Stocks looking higher for now but resources the key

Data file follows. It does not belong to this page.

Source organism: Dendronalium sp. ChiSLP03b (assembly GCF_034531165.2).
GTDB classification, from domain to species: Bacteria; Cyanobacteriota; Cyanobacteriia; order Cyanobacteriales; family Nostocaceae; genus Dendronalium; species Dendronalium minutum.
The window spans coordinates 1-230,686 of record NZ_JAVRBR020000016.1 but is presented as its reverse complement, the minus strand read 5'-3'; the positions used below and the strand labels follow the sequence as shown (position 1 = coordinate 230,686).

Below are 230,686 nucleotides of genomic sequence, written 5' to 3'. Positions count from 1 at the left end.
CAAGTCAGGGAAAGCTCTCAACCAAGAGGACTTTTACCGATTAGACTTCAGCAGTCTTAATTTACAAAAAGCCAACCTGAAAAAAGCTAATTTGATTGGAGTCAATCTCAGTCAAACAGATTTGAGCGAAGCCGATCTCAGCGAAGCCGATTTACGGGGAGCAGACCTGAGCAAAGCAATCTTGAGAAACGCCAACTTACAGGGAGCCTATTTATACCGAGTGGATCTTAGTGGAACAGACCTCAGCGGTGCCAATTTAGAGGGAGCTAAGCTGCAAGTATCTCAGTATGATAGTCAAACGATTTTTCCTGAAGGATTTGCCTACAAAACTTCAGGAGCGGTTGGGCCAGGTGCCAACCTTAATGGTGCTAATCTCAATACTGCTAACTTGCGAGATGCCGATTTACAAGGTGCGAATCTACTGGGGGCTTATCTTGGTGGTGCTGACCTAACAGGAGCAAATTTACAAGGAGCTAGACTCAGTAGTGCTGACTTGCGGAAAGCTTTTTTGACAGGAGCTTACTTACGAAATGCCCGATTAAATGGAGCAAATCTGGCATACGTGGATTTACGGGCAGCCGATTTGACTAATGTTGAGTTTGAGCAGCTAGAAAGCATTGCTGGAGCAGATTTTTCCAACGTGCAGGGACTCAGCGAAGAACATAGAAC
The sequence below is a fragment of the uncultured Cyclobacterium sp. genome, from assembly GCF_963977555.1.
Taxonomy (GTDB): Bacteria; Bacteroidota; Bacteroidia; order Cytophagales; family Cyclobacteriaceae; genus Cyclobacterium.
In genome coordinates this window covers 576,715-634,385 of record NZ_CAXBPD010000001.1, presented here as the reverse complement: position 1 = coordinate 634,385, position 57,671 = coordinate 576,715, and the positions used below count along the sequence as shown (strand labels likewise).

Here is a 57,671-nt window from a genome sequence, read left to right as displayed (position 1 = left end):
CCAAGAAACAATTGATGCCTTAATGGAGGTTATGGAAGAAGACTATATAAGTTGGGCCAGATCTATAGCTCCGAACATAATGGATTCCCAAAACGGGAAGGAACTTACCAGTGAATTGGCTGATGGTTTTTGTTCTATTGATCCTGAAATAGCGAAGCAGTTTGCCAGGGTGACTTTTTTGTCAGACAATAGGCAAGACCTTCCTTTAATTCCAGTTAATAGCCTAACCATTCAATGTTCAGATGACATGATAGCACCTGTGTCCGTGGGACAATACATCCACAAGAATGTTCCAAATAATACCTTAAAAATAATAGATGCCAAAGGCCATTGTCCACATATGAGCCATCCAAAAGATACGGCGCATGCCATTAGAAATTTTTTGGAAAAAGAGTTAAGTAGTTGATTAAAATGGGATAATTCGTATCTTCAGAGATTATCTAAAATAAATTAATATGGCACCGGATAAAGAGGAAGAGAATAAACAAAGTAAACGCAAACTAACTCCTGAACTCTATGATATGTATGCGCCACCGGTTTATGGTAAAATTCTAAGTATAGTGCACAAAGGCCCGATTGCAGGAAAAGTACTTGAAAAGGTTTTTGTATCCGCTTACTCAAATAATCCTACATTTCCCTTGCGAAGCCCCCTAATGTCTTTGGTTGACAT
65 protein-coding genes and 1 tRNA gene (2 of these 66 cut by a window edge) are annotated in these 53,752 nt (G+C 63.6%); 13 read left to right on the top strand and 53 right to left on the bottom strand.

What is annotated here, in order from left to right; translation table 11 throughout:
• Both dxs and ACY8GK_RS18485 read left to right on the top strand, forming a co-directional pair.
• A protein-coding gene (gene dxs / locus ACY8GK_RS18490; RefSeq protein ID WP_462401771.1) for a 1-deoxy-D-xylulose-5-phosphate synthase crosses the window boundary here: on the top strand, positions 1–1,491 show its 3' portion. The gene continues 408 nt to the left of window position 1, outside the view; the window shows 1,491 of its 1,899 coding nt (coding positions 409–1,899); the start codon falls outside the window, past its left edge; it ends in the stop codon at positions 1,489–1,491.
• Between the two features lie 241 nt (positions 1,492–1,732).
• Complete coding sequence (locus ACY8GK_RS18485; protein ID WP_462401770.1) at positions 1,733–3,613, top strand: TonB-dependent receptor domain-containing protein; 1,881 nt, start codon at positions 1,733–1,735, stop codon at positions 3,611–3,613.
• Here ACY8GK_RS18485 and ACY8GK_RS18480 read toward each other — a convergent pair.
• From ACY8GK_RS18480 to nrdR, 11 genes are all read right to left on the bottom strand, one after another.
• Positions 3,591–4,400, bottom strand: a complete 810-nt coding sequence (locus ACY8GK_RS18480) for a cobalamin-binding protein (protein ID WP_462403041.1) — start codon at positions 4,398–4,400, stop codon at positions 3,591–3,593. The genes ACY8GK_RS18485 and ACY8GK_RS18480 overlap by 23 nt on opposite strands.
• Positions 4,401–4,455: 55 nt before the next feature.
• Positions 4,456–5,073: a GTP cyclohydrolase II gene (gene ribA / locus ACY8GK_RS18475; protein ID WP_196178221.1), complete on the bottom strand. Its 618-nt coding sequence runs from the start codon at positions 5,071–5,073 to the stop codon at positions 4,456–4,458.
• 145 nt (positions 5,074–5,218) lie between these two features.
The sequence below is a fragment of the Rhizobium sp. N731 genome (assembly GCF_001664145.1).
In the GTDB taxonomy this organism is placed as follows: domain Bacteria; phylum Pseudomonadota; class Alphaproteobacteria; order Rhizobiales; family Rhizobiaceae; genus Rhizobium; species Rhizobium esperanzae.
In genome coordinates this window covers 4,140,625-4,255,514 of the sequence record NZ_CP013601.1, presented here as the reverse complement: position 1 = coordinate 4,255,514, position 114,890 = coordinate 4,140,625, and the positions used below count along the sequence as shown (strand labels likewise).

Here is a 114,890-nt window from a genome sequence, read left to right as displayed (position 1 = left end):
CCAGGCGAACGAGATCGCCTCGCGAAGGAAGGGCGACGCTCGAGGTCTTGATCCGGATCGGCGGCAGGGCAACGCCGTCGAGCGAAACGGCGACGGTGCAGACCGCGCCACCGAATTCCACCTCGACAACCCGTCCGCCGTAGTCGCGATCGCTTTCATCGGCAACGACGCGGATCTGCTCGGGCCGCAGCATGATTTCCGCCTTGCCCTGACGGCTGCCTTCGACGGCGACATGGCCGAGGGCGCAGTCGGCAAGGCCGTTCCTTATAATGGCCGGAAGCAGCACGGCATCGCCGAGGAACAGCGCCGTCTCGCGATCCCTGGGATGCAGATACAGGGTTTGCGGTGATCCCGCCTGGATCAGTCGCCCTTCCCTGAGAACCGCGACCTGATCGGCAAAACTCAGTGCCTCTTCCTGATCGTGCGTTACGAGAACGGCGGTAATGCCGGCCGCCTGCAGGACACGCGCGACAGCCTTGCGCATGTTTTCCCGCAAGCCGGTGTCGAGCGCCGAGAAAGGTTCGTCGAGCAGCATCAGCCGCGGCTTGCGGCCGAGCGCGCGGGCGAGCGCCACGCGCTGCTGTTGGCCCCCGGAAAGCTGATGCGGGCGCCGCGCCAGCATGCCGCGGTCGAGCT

UK and European stock markets are set to open higher this morning, following on from Friday&rsquo;s bounce-back from the initial sell-off which followed the all-important US employment data. <br /><br />GFT is quoting the FTSE 100 index to open up 24 points from Friday&rsquo;s close of 5,142. The German DAX is also called higher, up 25 points at 5,503, and the French CAC is forecast to open up 13 points at 3,720.<br /><br />The UK index managed to end the week on a reasonably firm note after the details of the non-farm payroll data were fully digested, and we see that momentum dominating the market&rsquo;s initial direction on a day which is otherwise short on economic news. <br /><br />Down-side pressure, if any, is most likely to come from oil; Brent futures ended down over $2 on Friday in reaction to the US unemployment rate breaking through the 10 per cent level, and if the market is looking for an excuse to sell off then continued lower oil prices or profit-taking on the miners could well take their toll on the raw material-concentrated FTSE. <br /><br />Tomorrow the British Retail Consortium is expected to report a fairly positive report on retail sales, but the one to watch this week as far as economic releases are concerned is the Bank of England inflation report on Wednesday. <br /><br />The Bank&rsquo;s governor, Mervyn King, will be expected to provide some insight into the rationale behind the additional &pound;25bn in quantitative easing announced by the Monetary Policy Committee last week. The general consensus here is for a relatively optimistic outlook to be provided. <br /><br />On the corporate side, some stimulus could be provided tomorrow, with trading updates due from HSBC, Barclays and Vodafone. But overall it&rsquo;s a quiet week for macro and micro-economic releases, so it&rsquo;s likely that the push up or down will come from commodity stocks, with all eyes on gold. December gold futures breached $1,100 an ounce on Friday. <br /><br />Martin Slaney is the head of derivatives at GFT